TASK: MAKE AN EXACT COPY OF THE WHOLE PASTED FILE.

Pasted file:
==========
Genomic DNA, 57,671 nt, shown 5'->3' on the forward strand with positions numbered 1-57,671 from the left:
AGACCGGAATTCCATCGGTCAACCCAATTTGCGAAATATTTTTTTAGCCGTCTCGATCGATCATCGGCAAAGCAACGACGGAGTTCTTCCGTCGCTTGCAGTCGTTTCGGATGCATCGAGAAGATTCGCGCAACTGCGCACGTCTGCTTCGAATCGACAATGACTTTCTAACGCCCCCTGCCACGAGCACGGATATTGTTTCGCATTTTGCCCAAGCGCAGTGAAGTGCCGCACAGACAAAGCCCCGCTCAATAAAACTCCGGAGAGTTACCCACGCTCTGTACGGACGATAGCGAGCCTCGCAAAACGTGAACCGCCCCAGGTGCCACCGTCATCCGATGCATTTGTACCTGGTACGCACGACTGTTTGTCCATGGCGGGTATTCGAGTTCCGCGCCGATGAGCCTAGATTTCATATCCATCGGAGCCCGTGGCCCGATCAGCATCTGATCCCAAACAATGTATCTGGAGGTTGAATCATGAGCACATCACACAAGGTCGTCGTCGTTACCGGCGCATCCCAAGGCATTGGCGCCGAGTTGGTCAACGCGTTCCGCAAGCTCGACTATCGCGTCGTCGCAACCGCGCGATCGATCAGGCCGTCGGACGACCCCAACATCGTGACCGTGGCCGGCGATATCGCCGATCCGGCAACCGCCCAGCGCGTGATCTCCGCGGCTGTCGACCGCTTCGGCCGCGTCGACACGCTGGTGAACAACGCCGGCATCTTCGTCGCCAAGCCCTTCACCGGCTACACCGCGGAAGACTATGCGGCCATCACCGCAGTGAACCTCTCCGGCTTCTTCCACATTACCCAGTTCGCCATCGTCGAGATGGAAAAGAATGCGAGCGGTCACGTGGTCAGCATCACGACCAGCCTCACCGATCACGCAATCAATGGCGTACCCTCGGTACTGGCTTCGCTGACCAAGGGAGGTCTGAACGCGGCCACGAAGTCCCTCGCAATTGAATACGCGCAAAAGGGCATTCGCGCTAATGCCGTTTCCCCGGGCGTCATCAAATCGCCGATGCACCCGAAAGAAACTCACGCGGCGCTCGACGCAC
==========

Genomic DNA, 57,671 nt, shown 5'->3' on the forward strand with positions numbered 1-57,671 from the left:
AGACCGGAATTCCATCGGTCAACCCAATTTGCGAAATATTTTTTTAGCCGTCTCGATCGATCATCGGCAAAGCAACGACGGAGTTCTTCCGTCGCTTGCAGTCGTTTCGGATGCATCGAGAAGATTCGCGCAACTGCGCACGTCTGCTTCGAATCGACAATGACTTTCTAACGCCCCCTGCCACGAGCACGGATATTGTTTCGCATTTTGCCCAAGCGCAGTGAAGTGCCGCACAGACAAAGCCCCGCTCAATAAAACTCCGGAGAGTTACCCACGCTCTGTACGGACGATAGCGAGCCTCGCAAAACGTGAACCGCCCCAGGTGCCACCGTCATCCGATGCATTTGTACCTGGTACGCACGACTGTTTGTCCATGGCGGGTATTCGAGTTCCGCGCCGATGAGCCTAGATTTCATATCCATCGGAGCCCGTGGCCCGATCAGCATCTGATCCCAAACAATGTATCTGGAGGTTGAATCATGAGCACATCACACAAGGTCGTCGTCGTTACCGGCGCATCCCAAGGCATTGGCGCCGAGTTGGTCAACGCGTTCCGCAAGCTCGACTATCGCGTCGTCGCAACCGCGCGATCGATCAGGCCGTCGGACGACCCCAACATCGTGACCGTGGCCGGCGATATCGCCGATCCGGCAACCGCCCAGCGCGTGATCTCCGCGGCTGTCGACCGCTTCGGCCGCGTCGACACGCTGGTGAACAACGCCGGCATCTTCGTCGCCAAGCCCTTCACCGGCTACACCGCGGAAGACTATGCGGCCATCACCGCAGTGAACCTCTCCGGCTTCTTCCACATTACCCAGTTCGCCATCGTCGAGATGGAAAAGAATGCGAGCGGTCACGTGGTCAGCATCACGACCAGCCTCACCGATCACGCAATCAATGGCGTACCCTCGGTACTGGCTTCGCTGACCAAGGGAGGTCTGAACGCGGCCACGAAGTCCCTCGCAATTGAATACGCGCAAAAGGGCATTCGCGCTAATGCCGTTTCCCCGGGCGTCATCAAATCGCCGATGCACCCGAAAGAAACTCACGCGGCGCTCGACGCAC